As someone into lawn care who enjoys mowing the grass, I don’t like it when patches of grass dry up and become discolored – but that’s where a lawn seed blanket can help.
Lawn seed blankets, also known as grass seed germination blankets and grass seed mats, work well at preventing grass from growing in clumps to give a uniform lawn. They can also help with soil erosion and are an alternative to scattering grass seeds directly onto the earth.
Let’s dive down into the subject of lawn seed blankets in more detail, and discover how and why to use them in your yard…
Do Grass Seed Germination Blankets Actually Work?
Grass seed germination blankets (also known as lawn seed blankets and erosion control mats) are an alternative to scattering grass seeds directly onto the earth.
They can work really well, as they are simple to use, prevent grass from growing in clumps, and should give you a nice, uniform lawn. They are also recommended if you experience soil erosion in your yard.
If you scatter grass seeds, it’s pretty much impossible to make sure that you don’t end up with clumps and bald patches. If a too-dense patch of seeds starts to germinate, they will start to strangle each other. A pre-seeded lawn seed blanket gives you a more uniform approach, with the seeds nicely spread out.
The blanket holds the seeds safely in place, so they won’t get washed away by rain, eaten by the birds, or dug up by the dog. It will also prevent the soil from being disturbed or washed away, hence the alternative name of “soil erosion mat/blanket”. As well as preventing the rain from disturbing the seeds, the blanket also locks in the right amount of moisture for the germinating grass.
Another (big) advantage is that it makes it tricky for weeds to grow up around the new grass. Weeds love the tilled soil and regular watering that grass seeds need, and a germination blanket helps prevent them from taking advantage of these conditions.
As you can see, there are a lot of advantages to using a lawn seed blanket. The main disadvantage is increased cost (a simple pack of seeds costs very little) and the fact that you have less choice of seed types.
Not all lawn blankets come pre-seeded. You can also buy “bare” blankets that simply cover the planted seeds and help to create the right environment for successful germination and growth. This can be a good solution if you just want to patch up a few places, or if there’s a specific type of grass you want to grow.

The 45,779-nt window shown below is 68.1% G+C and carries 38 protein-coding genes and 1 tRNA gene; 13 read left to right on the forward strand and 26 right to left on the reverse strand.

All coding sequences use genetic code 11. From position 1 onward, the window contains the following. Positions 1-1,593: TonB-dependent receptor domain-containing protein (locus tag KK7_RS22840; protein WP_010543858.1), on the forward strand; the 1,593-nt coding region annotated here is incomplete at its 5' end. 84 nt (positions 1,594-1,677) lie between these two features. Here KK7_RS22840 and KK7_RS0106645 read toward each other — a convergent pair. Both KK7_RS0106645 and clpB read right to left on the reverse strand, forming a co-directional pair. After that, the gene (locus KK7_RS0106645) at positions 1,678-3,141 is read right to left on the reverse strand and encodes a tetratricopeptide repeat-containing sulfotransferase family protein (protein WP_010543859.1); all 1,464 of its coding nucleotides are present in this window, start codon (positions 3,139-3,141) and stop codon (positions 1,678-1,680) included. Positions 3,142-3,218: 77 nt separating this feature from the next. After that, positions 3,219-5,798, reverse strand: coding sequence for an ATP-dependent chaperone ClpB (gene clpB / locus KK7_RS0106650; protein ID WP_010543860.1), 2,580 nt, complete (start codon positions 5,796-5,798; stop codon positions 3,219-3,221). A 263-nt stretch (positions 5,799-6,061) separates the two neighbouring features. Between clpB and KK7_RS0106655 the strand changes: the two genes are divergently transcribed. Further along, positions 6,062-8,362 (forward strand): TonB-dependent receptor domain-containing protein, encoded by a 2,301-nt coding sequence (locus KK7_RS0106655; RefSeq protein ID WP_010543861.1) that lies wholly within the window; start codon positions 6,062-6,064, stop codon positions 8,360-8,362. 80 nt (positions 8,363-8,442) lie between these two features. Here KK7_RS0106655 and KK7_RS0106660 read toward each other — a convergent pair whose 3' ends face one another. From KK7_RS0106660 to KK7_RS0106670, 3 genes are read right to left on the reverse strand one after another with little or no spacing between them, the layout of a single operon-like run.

Of course, if you go for an unseeded lawn blanket, you’ll still need to make sure that you sow the seeds carefully and evenly by hand, into soil that’s been enriched with a suitable fertilizer.
Can a Grass Seed Blanket Be Used On An Existing Lawn? (Or Just For New Grass?)
Yes, seed blankets can be used on existing lawns. If you have some bald or sparse patches on your lawn that you want to cover, a grass seed blanket can help make sure that your new seeds grow successfully.
You’ll need to start by giving the whole lawn a good mow. Then, you can either cut up a ready-seeded germination blanket or sow seeds into the ground and cover them with pieces of non-seeded blanket. The latter option can be better if you have a more specialist type of grass and don’t want to mix two varieties. Hold the blanket pieces in place with biodegradable stakes.
How Do I Use a Grass Seed Germination Blanket On My Lawn?
It’s super-easy to use a seed germination blanket on your lawn, which is one of the reasons why more gardeners have started using them.
There are two approaches, depending on whether you choose a blanket that’s already impregnated with seeds, or choose to seed and then cover your lawn area.
If you choose the first (which is generally what people mean when they talk about grass seed blankets), it couldn’t be simpler. Also called “seed rolls”, they come pre-seeded and with fertilizers, and are usually biodegradable. This is a quick way to grow a completely new lawn.
- Measure your lawn area to work out how much seed blanket you will need
- Seed mats are usually sold on rolls. Unroll the mat across the soil, taking care not to miss any patches or create unsightly joins
- Stake the blanket in place with biodegradable stakes (more about where to buy everything in a moment)
- Water it well
- Different manufacturers give different lengths of time between putting down the mat and the grass sprouting up. Grotrax claims you’ll have a lush, thick lawn in as little as five weeks
If you have a sloping lawn or a banked area to grass, pre-seeded lawn blankets are a great way to make sure everything stays in place until the seeds are safely rooted and sprouting lovely shoots. Grass Daddy’s video shows you how to use a germination blanket on a sloping and tricky patch of ground.
What about if you simply need to repair a few patches of lawn? Well, you can use a pre-seeded mat again; however, this may give you a patchy look if it’s not the same variety of grass. Here’s an alternative way to seed a lawn, using a non-seeded lawn grass blanket.
- Mow and rake the existing grass
- Prepare the bald or sparse patches of lawn ready for planting seeds, with tilling and adding fertilizer
- Measure the bald or sparse patches, and cut pieces of blanket to fit them
- Using seeds that are the same grass species as your existing lawn, sow them in the bare patches
- Cover these with the ready-cut pieces of blanket
- Stake them into place with biodegradable stakes
- Water it well